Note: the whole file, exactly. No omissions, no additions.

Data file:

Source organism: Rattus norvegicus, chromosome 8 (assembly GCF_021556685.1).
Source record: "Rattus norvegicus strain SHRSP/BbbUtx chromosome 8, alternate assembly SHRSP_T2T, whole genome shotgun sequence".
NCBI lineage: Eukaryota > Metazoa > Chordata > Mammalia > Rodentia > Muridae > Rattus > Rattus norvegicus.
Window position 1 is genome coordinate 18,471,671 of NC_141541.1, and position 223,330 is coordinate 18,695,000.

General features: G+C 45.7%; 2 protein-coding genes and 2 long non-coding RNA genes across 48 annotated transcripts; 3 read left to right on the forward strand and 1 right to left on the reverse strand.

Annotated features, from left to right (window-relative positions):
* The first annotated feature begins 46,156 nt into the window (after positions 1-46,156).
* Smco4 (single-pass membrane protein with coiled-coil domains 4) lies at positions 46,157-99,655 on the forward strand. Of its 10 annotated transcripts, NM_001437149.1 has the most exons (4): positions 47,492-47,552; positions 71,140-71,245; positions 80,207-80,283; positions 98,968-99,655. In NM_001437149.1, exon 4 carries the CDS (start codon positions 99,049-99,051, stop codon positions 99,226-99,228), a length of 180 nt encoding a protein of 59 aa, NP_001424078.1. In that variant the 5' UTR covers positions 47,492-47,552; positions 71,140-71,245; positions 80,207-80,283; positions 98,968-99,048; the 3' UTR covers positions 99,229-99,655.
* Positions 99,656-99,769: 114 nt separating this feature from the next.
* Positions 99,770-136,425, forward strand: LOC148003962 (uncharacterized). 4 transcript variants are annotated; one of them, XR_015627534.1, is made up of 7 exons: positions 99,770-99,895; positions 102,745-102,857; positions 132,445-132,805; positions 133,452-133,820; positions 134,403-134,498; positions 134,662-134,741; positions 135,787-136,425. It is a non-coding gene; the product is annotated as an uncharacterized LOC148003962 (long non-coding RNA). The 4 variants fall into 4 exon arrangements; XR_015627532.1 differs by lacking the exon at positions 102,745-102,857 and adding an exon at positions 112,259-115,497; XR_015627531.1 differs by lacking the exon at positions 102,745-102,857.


Source organism: Rattus norvegicus, chromosome 8 (assembly GCF_021556685.1).
Source record: "Rattus norvegicus strain SHRSP/BbbUtx chromosome 8, alternate assembly SHRSP_T2T, whole genome shotgun sequence".
NCBI lineage: Eukaryota > Metazoa > Chordata > Mammalia > Rodentia > Muridae > Rattus > Rattus norvegicus.
Window position 1 is genome coordinate 18,471,671 of NC_141541.1, and position 223,330 is coordinate 18,695,000.

General features: G+C 45.7%; 2 protein-coding genes and 2 long non-coding RNA genes across 48 annotated transcripts; 3 read left to right on the forward strand and 1 right to left on the reverse strand.

Annotated features, from left to right (window-relative positions):
* The first annotated feature begins 46,156 nt into the window (after positions 1-46,156).
* Smco4 (single-pass membrane protein with coiled-coil domains 4) lies at positions 46,157-99,655 on the forward strand. Of its 10 annotated transcripts, NM_001437149.1 has the most exons (4): positions 47,492-47,552; positions 71,140-71,245; positions 80,207-80,283; positions 98,968-99,655. In NM_001437149.1, exon 4 carries the CDS (start codon positions 99,049-99,051, stop codon positions 99,226-99,228), a length of 180 nt encoding a protein of 59 aa, NP_001424078.1. In that variant the 5' UTR covers positions 47,492-47,552; positions 71,140-71,245; positions 80,207-80,283; positions 98,968-99,048; the 3' UTR covers positions 99,229-99,655.
* Positions 99,656-99,769: 114 nt separating this feature from the next.
* Positions 99,770-136,425, forward strand: LOC148003962 (uncharacterized). 4 transcript variants are annotated; one of them, XR_015627534.1, is made up of 7 exons: positions 99,770-99,895; positions 102,745-102,857; positions 132,445-132,805; positions 133,452-133,820; positions 134,403-134,498; positions 134,662-134,741; positions 135,787-136,425. It is a non-coding gene; the product is annotated as an uncharacterized LOC148003962 (long non-coding RNA). The 4 variants fall into 4 exon arrangements; XR_015627532.1 differs by lacking the exon at positions 102,745-102,857 and adding an exon at positions 112,259-115,497; XR_015627531.1 differs by lacking the exon at positions 102,745-102,857.